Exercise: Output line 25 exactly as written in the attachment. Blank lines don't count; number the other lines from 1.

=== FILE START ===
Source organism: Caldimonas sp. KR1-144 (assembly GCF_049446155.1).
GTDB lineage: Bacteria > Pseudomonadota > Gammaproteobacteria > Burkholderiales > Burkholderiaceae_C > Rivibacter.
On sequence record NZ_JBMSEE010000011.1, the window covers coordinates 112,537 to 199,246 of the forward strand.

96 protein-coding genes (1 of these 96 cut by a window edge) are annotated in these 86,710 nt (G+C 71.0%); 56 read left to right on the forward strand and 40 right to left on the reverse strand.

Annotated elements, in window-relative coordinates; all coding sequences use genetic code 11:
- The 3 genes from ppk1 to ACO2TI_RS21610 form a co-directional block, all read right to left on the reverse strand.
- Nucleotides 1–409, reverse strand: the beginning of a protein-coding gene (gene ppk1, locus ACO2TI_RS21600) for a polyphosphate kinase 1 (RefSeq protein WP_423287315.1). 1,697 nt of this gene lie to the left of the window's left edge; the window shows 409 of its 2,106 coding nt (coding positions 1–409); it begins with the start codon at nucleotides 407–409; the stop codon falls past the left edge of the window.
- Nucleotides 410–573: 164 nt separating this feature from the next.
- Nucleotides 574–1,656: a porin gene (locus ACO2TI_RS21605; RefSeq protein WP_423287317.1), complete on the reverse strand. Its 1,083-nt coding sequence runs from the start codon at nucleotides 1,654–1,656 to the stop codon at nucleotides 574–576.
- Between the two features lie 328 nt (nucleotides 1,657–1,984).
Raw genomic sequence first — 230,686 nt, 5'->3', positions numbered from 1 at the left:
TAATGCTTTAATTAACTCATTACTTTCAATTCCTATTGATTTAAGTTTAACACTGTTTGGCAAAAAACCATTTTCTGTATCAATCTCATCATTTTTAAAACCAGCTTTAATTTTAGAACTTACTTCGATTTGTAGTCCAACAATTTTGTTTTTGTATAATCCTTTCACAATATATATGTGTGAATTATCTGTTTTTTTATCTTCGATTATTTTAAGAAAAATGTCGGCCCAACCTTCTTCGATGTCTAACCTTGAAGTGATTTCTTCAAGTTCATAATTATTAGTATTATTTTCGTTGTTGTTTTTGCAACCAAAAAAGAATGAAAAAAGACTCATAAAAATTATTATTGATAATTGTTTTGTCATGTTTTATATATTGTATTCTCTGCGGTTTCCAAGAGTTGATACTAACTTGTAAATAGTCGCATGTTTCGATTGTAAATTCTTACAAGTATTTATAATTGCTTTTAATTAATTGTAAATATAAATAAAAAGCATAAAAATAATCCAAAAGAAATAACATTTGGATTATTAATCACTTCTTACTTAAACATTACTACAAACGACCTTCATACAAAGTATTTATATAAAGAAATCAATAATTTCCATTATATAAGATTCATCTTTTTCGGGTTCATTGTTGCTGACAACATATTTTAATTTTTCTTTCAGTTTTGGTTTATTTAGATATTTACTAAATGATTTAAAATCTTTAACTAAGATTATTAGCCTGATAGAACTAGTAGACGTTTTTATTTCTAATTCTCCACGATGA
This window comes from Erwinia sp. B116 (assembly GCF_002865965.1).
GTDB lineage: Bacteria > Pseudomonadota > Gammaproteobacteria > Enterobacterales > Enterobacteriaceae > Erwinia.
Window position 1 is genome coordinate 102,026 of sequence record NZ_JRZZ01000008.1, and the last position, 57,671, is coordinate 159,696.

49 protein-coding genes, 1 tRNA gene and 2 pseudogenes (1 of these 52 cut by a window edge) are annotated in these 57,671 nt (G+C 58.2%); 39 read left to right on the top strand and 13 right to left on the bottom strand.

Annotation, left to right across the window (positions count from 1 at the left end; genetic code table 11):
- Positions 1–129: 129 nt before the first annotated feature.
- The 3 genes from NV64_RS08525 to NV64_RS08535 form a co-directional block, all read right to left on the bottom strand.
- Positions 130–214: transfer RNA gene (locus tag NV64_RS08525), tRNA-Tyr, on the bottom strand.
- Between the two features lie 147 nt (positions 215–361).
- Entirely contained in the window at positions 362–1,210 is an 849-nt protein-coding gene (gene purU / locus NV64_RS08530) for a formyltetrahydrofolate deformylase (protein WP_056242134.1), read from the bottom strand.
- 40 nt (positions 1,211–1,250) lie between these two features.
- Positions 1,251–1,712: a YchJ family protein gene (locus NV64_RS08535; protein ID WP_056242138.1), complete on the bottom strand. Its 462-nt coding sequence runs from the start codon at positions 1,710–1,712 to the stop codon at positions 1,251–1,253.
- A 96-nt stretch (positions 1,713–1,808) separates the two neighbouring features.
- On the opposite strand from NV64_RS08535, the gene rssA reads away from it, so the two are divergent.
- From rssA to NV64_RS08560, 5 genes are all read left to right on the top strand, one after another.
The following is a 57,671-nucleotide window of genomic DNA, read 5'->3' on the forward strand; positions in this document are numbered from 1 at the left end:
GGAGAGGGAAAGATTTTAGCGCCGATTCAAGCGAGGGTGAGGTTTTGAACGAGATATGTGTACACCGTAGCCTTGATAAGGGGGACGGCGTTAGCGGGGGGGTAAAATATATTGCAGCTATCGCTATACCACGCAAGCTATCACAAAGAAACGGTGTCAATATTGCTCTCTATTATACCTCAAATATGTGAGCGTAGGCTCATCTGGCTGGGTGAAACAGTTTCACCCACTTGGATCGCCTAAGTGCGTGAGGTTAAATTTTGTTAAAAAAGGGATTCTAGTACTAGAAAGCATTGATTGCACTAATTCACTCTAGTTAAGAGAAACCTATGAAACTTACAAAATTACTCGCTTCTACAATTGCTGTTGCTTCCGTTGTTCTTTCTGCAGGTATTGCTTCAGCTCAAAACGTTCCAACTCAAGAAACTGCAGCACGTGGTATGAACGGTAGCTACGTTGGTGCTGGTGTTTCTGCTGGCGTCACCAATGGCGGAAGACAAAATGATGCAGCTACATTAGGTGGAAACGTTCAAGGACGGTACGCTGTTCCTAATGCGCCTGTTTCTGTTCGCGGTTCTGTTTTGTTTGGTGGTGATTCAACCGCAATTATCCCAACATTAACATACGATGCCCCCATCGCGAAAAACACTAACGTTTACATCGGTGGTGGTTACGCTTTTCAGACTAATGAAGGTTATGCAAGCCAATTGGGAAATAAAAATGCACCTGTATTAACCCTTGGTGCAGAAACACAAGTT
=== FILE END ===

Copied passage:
- A 96-nt stretch (positions 1,713–1,808) separates the two neighbouring features.